What Happened to the Art in Public Art? Compromising a Civic Agenda
Public art is often described as a mandated collaboration between artist and landscape architect, private developer, government, community representatives, architect, or other design professionals. However, art is fundamentally about the collaboration between our willingness and ability to attend and engage the work. This fundamental shift in the social role of the artist has transformed the professional field of public art in America.
This analysis will cleave the enigmatic difference between the process of creating a work of art and that of engaging in a formal public art process. It is critical for public art programs to ascertain whether they are successfully recognizing the reciprocal interaction between space forming and space contingent art because the creation of social space is distinct from the social relations that are spatially produced. Our understanding of this difference is of consequence to practitioners of public art because too frequently we establish the physical and cultural context for public art and then ask artists to bring us together in an inventive constellation that is rarely new and is plagued with familiarity. This paper offers strategic recommendations through which to locate the intersection of public art process and product, as well as identify the fault lines are that can rupture art.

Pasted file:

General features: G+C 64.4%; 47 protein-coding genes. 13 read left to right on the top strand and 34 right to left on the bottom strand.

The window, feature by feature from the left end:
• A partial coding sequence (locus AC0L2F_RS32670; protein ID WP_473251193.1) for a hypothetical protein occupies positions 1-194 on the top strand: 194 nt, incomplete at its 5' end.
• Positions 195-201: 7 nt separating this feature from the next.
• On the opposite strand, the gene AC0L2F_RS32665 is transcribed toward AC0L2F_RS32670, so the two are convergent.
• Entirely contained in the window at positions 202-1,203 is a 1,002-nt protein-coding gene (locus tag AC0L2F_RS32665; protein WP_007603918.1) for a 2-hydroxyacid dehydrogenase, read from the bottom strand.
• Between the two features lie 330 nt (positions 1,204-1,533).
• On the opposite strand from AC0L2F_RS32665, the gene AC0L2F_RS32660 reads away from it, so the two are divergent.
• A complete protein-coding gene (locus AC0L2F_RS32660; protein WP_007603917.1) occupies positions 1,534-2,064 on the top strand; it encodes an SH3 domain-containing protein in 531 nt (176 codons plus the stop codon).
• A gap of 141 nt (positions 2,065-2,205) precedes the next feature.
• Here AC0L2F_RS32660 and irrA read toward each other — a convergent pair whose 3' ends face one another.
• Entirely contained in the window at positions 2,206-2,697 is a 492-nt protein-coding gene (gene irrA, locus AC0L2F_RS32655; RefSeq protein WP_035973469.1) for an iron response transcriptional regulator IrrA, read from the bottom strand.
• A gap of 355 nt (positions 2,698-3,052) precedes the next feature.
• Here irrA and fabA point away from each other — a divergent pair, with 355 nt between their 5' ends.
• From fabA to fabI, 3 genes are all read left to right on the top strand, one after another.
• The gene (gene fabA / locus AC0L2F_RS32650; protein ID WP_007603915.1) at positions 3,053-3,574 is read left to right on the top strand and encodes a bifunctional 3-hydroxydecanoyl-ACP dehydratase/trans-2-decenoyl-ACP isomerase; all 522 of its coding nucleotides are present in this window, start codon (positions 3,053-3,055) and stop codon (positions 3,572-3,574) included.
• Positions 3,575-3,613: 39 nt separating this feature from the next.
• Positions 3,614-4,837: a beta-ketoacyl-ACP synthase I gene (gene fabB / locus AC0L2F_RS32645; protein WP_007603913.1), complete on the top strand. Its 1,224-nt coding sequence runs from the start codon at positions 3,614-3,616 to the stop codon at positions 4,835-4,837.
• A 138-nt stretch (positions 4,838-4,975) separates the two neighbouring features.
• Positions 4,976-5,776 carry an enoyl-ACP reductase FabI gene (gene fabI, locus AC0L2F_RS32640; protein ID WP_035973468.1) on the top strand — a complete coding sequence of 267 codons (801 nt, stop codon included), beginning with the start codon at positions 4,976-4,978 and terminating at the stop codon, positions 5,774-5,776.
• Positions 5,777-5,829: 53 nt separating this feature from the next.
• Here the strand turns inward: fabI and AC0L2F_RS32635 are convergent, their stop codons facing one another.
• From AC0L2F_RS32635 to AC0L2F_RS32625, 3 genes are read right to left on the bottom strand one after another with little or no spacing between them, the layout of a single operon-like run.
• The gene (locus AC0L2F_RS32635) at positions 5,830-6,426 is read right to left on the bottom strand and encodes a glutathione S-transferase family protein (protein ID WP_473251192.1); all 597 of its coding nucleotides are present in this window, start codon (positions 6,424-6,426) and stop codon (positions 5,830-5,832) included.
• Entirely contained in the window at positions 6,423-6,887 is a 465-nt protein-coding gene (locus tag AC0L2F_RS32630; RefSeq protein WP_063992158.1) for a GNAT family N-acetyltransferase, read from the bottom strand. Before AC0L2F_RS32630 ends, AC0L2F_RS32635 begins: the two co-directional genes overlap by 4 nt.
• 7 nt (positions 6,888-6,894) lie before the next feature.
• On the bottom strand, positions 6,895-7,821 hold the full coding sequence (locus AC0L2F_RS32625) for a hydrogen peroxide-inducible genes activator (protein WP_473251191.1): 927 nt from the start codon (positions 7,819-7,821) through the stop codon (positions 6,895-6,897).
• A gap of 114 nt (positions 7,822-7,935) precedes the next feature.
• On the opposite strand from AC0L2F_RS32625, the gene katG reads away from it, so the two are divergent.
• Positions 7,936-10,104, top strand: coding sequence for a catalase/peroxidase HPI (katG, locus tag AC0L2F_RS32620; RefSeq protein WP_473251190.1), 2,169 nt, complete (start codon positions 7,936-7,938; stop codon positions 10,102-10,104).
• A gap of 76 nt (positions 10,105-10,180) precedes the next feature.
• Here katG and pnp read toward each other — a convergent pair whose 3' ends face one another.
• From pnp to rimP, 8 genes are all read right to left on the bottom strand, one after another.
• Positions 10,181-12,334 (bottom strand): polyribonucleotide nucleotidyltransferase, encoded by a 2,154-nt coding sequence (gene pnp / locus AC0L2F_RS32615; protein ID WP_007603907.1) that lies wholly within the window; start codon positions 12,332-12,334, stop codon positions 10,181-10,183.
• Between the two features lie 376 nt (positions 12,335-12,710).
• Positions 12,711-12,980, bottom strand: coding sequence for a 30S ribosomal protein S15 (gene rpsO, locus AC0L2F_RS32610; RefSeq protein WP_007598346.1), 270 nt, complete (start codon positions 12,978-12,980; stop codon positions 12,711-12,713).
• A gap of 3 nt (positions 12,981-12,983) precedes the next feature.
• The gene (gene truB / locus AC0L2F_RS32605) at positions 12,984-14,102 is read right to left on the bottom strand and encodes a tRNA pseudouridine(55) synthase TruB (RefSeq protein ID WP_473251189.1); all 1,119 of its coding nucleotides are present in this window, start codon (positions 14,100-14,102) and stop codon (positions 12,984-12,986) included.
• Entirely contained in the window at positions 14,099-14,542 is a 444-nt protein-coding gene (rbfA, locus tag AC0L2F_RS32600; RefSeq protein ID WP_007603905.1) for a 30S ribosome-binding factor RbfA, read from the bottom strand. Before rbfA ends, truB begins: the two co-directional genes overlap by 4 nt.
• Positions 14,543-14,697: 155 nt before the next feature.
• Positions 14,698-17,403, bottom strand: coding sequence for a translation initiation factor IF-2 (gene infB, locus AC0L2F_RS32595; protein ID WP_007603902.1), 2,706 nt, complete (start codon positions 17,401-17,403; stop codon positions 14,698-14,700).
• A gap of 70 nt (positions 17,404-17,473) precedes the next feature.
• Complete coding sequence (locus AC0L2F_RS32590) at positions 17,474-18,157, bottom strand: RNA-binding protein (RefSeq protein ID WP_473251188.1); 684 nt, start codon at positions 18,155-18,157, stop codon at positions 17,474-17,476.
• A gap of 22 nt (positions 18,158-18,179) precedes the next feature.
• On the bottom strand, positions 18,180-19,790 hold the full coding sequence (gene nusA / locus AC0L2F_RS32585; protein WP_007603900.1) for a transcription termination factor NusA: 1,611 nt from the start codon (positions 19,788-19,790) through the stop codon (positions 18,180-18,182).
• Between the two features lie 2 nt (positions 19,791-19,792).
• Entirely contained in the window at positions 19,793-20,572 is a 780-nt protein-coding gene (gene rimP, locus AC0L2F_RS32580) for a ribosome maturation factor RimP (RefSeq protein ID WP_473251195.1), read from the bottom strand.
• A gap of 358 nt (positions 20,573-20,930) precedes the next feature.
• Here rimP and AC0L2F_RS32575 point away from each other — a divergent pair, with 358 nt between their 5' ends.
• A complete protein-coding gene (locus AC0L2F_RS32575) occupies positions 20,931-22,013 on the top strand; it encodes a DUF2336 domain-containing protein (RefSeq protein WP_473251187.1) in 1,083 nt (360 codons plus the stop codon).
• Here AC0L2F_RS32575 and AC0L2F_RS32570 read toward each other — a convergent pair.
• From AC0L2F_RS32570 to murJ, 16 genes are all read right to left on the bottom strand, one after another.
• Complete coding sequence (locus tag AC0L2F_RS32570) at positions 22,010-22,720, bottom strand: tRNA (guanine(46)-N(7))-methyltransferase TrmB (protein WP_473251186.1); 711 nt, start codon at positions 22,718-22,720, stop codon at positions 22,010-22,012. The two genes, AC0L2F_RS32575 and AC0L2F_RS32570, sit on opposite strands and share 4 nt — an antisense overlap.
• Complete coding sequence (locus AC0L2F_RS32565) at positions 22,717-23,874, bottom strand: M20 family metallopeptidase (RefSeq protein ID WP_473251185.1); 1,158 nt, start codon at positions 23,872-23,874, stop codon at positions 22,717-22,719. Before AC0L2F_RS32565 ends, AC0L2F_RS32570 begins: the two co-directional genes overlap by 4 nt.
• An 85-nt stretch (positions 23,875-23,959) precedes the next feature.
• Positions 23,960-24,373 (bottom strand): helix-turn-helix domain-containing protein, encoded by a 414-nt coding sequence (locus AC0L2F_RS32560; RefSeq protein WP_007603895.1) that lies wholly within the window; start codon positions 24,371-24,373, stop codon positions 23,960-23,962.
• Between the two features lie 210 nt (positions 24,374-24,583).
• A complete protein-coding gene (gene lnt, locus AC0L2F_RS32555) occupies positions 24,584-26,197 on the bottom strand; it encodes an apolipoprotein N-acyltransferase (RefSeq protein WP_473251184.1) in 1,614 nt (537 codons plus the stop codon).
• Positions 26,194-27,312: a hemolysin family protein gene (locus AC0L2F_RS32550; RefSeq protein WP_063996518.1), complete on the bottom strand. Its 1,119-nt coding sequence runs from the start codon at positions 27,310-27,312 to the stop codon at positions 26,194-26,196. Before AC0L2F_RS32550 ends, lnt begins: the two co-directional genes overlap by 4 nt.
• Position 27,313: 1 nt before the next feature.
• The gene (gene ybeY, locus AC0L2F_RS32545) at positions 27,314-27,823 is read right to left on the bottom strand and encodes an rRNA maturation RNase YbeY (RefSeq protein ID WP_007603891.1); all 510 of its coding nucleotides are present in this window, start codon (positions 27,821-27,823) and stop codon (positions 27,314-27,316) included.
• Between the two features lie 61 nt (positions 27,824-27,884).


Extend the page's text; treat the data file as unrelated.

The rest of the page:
Keywords: Public Art, Role of the Artist, Funding of Public Art, Government Commission Process, Public Participation Process
Principal, Percent for Art Collaborative LLC